Residents of one storm- battered community are fortifying rapidly retreating sand dunes in a desperate effort to protect their homes.
Following the recent high tides, several seafront houses along the Burrow in Portrane in north county Dublin are under threat after the sand dunes retreated several meters.
From early yesterday morning, locals from the area took to the beach with local construction companies providing earth-moving machinery to help in the effort to fortify makeshift dunes.
The efforts are being co-ordinated by the Burrow Residents' Association and the Portrane Dunes Protection Group who met with local politicians at a meeting last Thursday.
On the beach, a line of flattened sandbags mark the point where the sand dunes stood only years previously. Now a gap of several metres separates them from the rapidly retreating banks. Chairman of the Residents' Association Raymond Brett told the Sunday Independent the issue had been a concern for a number of years but the recent storms and high tides had exacerbated the problem.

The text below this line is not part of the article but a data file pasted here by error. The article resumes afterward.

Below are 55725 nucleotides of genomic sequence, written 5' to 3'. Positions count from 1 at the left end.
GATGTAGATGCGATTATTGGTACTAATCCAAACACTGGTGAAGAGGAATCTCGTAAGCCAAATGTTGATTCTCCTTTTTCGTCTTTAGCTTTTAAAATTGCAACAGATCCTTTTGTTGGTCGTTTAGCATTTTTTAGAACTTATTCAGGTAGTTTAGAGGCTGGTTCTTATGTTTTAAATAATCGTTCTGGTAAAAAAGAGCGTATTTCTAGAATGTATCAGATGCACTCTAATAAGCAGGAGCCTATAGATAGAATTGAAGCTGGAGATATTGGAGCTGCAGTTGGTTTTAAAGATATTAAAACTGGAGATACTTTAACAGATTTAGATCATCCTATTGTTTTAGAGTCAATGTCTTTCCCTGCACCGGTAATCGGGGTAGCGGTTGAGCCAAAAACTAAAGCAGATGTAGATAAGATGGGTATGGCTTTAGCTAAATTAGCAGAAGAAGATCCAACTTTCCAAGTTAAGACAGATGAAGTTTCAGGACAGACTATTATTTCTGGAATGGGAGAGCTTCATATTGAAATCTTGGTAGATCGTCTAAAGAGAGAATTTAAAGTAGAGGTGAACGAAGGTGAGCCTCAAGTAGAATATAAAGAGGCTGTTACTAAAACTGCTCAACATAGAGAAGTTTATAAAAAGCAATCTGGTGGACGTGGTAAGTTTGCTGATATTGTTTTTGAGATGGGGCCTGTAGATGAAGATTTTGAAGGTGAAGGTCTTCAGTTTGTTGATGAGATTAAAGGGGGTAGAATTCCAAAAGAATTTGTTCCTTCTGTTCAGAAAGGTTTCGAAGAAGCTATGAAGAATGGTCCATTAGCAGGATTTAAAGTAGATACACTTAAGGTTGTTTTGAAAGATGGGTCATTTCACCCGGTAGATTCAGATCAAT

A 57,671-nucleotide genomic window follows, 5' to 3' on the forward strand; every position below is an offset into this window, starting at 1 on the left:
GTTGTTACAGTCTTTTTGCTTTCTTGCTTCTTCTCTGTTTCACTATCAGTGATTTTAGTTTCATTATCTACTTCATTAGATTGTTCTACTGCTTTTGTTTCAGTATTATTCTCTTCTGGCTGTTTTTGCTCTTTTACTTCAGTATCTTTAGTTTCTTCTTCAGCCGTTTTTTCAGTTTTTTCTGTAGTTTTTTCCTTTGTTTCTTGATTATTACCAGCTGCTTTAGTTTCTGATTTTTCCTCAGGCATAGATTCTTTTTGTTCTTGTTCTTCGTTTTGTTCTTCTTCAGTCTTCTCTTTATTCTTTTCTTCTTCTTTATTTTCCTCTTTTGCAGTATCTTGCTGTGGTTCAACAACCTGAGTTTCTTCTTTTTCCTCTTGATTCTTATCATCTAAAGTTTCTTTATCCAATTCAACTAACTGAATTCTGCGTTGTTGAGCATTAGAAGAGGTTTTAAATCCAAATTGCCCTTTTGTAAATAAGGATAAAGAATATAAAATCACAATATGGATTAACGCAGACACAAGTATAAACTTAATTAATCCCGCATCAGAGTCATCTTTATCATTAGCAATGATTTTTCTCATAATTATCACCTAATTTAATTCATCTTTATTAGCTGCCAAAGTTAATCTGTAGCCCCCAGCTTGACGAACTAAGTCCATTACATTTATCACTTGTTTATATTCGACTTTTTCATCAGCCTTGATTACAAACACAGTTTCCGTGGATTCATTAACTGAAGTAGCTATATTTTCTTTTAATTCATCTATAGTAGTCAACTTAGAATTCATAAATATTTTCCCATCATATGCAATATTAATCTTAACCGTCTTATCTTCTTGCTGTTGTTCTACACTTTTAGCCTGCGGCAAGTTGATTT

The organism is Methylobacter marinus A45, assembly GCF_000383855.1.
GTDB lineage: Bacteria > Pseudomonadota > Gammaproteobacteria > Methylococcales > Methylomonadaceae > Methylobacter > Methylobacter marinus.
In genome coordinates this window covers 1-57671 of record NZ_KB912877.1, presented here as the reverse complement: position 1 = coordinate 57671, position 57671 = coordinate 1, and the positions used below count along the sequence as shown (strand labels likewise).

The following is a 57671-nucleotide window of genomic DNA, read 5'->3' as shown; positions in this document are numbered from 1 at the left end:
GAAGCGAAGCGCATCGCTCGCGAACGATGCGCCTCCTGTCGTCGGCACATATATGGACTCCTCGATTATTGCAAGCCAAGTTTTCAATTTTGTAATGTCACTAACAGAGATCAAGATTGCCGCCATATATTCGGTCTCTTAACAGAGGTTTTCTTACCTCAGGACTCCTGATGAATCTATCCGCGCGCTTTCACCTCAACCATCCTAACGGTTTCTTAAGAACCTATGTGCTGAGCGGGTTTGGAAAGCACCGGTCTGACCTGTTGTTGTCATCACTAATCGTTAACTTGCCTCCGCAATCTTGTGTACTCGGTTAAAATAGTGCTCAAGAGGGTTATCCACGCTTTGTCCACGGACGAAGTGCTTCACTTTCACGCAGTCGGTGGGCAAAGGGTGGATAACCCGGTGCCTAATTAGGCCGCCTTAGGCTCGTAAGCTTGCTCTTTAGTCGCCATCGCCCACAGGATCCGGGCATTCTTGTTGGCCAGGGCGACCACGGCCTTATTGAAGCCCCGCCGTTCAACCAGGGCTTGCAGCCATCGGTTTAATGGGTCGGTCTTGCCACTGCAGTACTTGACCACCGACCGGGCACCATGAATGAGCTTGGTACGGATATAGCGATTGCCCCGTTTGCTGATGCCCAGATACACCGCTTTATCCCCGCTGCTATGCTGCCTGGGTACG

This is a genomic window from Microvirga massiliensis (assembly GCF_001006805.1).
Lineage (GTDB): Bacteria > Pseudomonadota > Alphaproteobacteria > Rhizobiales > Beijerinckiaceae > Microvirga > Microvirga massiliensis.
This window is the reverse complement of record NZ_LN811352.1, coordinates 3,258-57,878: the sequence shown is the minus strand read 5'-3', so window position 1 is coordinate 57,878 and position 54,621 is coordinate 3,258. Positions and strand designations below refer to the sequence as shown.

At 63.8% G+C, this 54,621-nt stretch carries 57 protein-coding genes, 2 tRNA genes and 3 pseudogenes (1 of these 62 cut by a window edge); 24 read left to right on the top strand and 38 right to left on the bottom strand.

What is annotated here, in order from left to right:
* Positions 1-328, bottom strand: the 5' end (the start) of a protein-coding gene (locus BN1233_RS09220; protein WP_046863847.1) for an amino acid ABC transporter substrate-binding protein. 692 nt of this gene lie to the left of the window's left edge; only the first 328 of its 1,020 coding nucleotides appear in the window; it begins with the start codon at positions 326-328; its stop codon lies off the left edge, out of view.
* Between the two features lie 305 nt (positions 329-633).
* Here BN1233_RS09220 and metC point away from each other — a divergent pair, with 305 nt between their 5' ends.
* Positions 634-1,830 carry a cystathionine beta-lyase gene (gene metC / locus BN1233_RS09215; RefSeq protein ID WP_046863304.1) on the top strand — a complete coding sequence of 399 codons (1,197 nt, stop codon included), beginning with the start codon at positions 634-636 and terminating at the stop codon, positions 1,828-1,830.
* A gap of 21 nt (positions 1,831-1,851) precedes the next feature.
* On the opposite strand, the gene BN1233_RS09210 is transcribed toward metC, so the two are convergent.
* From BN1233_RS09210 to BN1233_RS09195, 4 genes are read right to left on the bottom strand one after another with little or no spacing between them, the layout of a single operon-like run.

"You can see from the recent storms, particularly those on January 3 and then the following Tuesday, we've lost about up to 10 metres on where the dunes were.
"There was a boardwalk here once but it's been entirely lost. Thankfully there were no offshore winds driving the tides on," he said.
Locals want a sea wall-type construction to prevent any more erosion and to protect at-risk houses.
They are calling on Fingal County Council to reconsider a recently conducted survey which said such a construction would be too costly and would adversely affect the local environment.
The issue will be raised at a sitting of Fingal County Council tomorrow.